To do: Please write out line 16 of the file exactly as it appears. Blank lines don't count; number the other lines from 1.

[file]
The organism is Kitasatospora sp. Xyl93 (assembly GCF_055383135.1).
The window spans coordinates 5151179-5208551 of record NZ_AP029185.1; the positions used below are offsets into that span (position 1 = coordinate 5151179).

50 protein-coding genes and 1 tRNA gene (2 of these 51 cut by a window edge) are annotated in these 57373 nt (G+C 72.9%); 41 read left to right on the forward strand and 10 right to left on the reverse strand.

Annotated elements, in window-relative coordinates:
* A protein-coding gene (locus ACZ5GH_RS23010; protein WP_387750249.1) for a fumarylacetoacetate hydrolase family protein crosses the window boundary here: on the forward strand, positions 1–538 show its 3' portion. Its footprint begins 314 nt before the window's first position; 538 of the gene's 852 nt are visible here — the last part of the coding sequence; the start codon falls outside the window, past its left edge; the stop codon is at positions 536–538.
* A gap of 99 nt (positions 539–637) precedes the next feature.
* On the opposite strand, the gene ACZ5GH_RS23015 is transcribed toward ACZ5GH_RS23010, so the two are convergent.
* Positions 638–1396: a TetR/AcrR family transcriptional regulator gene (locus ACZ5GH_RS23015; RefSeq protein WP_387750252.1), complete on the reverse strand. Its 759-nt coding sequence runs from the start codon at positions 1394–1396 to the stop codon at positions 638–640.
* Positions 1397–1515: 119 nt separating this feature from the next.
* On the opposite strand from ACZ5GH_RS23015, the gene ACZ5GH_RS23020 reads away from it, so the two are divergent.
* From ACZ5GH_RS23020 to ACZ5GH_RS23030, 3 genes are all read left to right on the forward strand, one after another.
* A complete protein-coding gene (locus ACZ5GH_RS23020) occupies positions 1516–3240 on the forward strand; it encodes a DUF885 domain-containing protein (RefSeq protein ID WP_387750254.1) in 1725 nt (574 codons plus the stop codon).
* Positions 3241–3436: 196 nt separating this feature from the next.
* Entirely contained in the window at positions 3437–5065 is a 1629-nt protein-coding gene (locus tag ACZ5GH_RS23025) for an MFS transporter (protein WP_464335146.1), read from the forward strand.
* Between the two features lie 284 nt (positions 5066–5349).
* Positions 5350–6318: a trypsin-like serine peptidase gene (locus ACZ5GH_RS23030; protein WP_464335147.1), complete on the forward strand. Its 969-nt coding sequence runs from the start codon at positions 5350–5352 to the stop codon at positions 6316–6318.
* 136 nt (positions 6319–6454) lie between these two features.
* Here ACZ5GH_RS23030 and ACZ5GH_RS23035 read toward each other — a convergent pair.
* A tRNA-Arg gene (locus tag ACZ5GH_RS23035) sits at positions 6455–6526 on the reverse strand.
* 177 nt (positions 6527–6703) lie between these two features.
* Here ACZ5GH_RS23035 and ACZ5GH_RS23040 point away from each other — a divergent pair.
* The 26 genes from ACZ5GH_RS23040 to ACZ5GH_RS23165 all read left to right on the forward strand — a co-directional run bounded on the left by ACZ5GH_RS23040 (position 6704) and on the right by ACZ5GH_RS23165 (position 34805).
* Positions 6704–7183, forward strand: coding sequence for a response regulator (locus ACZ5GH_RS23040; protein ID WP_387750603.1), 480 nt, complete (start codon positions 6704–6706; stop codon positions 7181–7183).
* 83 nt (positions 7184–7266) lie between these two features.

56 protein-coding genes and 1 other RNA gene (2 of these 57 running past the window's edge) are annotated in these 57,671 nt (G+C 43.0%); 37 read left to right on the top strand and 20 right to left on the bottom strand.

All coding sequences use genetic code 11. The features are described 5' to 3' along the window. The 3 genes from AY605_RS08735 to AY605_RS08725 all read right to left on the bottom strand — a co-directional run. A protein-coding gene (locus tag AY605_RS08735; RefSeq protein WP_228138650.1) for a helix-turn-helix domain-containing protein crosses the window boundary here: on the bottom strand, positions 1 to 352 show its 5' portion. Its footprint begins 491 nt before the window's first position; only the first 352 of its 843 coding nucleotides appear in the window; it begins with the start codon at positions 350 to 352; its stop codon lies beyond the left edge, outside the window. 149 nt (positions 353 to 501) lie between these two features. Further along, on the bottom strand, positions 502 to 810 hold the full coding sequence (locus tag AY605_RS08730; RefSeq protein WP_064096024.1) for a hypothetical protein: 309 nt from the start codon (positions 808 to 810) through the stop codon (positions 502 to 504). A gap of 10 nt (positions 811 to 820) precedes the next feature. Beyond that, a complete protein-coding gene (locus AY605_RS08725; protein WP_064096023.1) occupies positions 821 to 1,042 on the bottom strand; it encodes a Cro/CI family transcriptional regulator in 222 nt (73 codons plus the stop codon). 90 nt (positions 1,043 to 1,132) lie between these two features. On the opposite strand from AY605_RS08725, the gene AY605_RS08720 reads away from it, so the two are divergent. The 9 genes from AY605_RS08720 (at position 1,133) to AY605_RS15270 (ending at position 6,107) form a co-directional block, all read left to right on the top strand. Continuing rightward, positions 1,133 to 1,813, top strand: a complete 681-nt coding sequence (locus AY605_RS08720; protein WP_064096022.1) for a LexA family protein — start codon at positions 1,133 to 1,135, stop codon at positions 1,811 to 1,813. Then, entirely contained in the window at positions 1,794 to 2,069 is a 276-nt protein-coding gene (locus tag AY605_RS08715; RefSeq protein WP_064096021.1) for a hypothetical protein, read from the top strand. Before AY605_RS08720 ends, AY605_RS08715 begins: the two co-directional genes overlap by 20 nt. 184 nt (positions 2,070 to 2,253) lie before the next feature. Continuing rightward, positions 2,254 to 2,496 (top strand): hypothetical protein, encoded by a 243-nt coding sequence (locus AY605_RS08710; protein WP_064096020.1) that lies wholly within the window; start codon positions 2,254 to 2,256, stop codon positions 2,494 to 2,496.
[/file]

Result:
* Positions 5350–6318: a trypsin-like serine peptidase gene (locus ACZ5GH_RS23030; protein WP_464335147.1), complete on the forward strand. Its 969-nt coding sequence runs from the start codon at positions 5350–5352 to the stop codon at positions 6316–6318.